What does Brexit Mean for Rent Levels

What does Brexit mean for Rent Levels?

Well, I don’t think Brexit is at all positive for tenants. Indeed, I think rents will likely increase as a result of the vote to leave the EU.

Here are the factors as I see them….

First, nervousness among potential home buyers will have increased. Many people will worry that house prices will be more likely to fall as a result of the vote. This has meant that people will be less likely to buy houses and flats, putting off purchasing for now. And so this will mean a lot of them will continue to rent instead, putting increased pressure on rent levels.

Second, though there was some increased supply of properties available for rent coming through early in the year (as landlords rushed to beat the Stamp Duty Land Tax hike deadline of April 6th), the signs are that new supply has really collapsed since then. The increased taxes that landlords now have to pay on SDLT and more especially on their profits, (due to the removal of loan interest reduction at other than basic rate), is leading to a fall in supply of available properties to rent as some landlords sell up and new landlords stay on the side lines.

Third, I don’t think there will be any significant reduction in the level of demand for rental accommodation as a result of reduced migration, because I don’t think migration will reduce much, if at all. It seems to me that, at least in the medium term, the EU will not let go of the sacred cow of free movement of labour, and if the UK is to get any benefit from trading with the EU, we will have to accept that principal. In the very long term, the EU may one day accept that free movement should perhaps be restricted to countries with similar levels of income, in a kind of “two-tier EU”, but I think that will be years away, if indeed it ever happens.

Getting The Rented Property You Want in the Brexit World

But tenants in the private rented sector can do a lot to ensure that, in this world of even higher demand for rented accommodation, they are near the front of the queue, and are able to persuade landlords to let to them instead of other candidates. There is much they can do to assist this process. My strong suggestion is that they get my book – which contains many helpful tips and guidance. Click here to buy “Tenants’ Guide to Successful Renting”.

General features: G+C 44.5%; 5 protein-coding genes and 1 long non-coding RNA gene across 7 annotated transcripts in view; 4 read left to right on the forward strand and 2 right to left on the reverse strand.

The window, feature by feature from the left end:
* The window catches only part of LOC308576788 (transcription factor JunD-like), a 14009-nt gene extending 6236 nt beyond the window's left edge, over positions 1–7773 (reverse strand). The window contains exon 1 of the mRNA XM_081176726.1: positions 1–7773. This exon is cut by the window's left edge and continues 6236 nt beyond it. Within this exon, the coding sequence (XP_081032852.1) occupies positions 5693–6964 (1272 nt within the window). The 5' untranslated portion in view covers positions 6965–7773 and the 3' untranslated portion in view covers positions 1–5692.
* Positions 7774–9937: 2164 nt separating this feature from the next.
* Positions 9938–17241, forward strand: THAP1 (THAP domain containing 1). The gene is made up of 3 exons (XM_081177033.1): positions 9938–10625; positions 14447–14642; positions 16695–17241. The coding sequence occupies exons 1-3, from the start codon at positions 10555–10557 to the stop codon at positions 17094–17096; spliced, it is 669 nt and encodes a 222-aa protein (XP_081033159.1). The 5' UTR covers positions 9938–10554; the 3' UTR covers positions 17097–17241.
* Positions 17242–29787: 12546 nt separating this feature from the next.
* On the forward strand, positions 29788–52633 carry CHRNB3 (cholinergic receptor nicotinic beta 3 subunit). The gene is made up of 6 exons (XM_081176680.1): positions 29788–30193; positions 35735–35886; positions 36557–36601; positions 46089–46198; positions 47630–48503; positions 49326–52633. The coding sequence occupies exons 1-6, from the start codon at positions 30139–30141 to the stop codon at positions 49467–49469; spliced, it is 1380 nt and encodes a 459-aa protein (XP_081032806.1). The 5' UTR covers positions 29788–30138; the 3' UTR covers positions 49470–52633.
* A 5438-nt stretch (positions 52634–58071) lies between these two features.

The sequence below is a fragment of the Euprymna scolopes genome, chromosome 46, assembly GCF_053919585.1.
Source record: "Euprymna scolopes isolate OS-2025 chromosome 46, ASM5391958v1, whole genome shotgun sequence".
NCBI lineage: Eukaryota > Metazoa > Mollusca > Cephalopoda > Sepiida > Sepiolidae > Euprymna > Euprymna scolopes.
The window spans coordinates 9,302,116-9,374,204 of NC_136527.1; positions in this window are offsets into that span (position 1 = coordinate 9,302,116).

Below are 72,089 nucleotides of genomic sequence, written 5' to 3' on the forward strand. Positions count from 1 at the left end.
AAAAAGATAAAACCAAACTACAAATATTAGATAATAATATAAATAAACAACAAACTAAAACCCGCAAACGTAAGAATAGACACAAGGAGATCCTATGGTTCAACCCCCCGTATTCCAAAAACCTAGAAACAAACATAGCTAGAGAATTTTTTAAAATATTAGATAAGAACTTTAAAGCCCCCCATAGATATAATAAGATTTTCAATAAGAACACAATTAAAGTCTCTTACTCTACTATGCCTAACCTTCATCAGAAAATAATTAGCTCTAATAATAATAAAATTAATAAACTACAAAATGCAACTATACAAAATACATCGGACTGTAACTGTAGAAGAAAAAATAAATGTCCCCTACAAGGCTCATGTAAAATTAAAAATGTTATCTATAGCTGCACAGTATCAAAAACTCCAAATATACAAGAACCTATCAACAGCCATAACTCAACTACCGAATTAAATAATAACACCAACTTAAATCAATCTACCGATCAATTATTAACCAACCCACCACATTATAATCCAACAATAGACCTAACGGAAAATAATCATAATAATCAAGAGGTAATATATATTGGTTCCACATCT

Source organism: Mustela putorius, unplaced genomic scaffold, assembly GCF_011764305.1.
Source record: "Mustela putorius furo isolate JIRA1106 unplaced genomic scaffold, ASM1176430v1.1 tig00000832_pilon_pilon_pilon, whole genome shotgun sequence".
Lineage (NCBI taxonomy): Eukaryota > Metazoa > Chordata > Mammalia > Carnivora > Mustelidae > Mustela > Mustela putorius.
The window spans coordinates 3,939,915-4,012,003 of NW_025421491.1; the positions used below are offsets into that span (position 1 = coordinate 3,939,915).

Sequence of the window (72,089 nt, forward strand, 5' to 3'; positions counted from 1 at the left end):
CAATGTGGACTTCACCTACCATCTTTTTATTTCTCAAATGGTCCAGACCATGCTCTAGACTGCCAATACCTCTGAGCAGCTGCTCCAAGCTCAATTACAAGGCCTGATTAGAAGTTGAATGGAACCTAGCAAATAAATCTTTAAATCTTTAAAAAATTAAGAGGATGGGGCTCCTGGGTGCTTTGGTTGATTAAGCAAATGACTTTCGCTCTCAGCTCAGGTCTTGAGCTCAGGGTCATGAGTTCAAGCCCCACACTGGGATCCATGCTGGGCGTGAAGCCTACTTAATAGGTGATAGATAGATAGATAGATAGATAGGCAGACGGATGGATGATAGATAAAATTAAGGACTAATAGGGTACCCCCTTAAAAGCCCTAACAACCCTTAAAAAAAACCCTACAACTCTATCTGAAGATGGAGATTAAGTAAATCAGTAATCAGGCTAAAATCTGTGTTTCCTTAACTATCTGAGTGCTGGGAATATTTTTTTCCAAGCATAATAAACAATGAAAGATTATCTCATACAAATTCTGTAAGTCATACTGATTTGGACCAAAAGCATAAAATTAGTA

You may also like to listen to Tessa Shepperson’s interview with me about the book.

Services from David Lawrenson and Tenants Renting Guide

We help private tenants and landlords  – as well as people and organisations who have dealings with both.

Our advice is completely independent. We take don’t commission payments or fees from third parties, ever.

Services to Businesses and the Public Sector

We advise a range of organisations including banks, building societies, local authorities, social housing providers, institutional investors and insurers. We help them develop and improve their services and products for private landlords and tenants. David Lawrenson, founder of LettingFocus, also writes for property portals, speaks at property events and is regularly quoted by the media. See: David Lawrenson in the Media.

TO JOIN OUR FREE NEWSLETTER Mailing which goes to over 3,950 people (as at Jan 2016) just send an email to info@tenants-renting-guide.com or go to Our Contacts Page.

We do not send spam or sell our mailing list to advertisers, though we occasionally mail landlords about good products from third parties. Please put us on your “white list” to ensure you receive our emails.

TWITTER PAGE My thoughts on property, personal finance, plus a lot of other random things: Twitter 

Buy the book, “<a href="https://www see post.amazon.co.uk/Tenants-Guide-Successful-Renting-Lawrenson-ebook/dp/B01DZUN9Z4/278-0971633-1419134?ie=UTF8&camp=1634&creative=6738&creativeASIN=B01DZUN9Z4&linkCode=as2&redirect=true&tag=lettingfocouk-21″>Tenants’ Guide to Successful Renting”

Home Page

About David Lawrenson

Blog Roll

Useful Links

In the Media (Link opens at LettingFocus.com)

Copyright of Blog: David Lawrenson 2016. Please link to us here or quote us. We actively pursue copyright infringements. The blog is updated roughly once a week.

, , ,

No comments yet.

Leave a Reply